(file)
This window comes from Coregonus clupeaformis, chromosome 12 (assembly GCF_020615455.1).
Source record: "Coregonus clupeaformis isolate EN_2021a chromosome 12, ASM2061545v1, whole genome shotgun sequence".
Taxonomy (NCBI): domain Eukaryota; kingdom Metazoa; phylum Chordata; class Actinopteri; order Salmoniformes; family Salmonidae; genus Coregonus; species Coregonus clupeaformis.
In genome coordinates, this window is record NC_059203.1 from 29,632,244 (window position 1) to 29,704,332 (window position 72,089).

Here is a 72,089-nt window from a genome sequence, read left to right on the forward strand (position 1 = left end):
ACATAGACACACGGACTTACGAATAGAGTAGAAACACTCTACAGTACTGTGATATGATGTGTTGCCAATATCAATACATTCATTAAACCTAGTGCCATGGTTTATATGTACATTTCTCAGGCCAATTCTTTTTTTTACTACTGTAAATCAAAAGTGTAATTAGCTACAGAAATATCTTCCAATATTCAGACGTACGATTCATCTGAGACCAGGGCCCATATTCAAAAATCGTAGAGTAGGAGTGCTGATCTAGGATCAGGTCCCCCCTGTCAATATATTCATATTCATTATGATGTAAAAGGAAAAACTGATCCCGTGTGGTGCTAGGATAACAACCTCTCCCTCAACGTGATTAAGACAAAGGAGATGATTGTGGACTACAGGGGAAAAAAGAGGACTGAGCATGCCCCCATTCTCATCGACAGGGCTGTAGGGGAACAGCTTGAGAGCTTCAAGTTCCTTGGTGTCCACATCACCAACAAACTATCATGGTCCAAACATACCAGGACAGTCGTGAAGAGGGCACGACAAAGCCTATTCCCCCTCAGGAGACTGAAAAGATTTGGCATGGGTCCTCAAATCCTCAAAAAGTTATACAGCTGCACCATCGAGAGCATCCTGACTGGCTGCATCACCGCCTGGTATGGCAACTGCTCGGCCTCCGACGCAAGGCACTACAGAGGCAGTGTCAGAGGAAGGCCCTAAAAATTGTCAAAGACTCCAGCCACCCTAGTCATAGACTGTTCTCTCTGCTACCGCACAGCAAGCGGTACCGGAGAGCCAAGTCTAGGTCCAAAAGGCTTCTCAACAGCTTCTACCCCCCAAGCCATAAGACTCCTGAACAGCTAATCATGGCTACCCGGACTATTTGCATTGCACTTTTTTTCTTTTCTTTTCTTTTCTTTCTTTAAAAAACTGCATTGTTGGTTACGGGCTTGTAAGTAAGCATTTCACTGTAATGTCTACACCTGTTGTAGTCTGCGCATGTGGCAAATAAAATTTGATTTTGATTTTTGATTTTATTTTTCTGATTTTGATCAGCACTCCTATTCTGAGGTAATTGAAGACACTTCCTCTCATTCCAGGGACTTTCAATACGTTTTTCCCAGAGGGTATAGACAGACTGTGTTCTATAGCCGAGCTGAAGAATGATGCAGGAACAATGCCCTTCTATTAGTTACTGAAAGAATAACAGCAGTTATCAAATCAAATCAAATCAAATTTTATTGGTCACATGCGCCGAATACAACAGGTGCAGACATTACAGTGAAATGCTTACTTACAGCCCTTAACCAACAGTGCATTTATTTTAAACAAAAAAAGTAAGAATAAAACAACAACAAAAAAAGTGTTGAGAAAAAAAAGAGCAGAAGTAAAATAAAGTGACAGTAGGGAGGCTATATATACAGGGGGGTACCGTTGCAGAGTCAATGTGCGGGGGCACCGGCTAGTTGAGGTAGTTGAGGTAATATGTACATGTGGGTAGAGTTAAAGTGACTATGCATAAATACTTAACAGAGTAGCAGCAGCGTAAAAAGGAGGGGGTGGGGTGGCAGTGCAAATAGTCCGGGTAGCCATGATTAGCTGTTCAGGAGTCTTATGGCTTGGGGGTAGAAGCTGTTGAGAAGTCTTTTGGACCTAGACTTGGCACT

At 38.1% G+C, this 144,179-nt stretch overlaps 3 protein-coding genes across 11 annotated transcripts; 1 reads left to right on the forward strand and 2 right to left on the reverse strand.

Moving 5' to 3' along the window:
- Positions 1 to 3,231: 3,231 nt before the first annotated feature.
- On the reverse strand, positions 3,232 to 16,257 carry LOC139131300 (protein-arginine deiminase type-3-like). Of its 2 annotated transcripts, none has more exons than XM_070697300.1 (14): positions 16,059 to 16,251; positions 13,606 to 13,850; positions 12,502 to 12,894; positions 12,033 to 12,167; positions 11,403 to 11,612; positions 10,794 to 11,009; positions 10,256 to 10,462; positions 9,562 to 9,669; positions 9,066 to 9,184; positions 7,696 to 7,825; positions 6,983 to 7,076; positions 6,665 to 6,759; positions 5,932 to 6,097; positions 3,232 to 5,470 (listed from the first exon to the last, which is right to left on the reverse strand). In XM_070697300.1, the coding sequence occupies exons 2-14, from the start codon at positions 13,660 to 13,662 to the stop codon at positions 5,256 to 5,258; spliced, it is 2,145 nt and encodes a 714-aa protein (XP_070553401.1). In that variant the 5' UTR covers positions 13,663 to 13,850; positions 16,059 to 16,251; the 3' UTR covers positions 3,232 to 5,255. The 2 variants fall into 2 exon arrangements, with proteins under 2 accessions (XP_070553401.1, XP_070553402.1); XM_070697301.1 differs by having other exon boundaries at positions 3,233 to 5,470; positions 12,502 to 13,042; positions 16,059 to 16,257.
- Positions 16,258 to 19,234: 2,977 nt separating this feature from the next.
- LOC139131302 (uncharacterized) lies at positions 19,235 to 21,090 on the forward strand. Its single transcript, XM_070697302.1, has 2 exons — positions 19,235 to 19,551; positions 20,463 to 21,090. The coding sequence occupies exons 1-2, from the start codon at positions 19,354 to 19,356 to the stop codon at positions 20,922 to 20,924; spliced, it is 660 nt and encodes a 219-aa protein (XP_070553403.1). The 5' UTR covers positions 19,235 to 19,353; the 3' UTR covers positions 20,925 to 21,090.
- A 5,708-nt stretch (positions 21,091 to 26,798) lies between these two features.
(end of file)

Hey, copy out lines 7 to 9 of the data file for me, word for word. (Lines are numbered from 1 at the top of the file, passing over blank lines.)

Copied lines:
At 38.1% G+C, this 144,179-nt stretch overlaps 3 protein-coding genes across 11 annotated transcripts; 1 reads left to right on the forward strand and 2 right to left on the reverse strand.

Moving 5' to 3' along the window:
- Positions 1 to 3,231: 3,231 nt before the first annotated feature.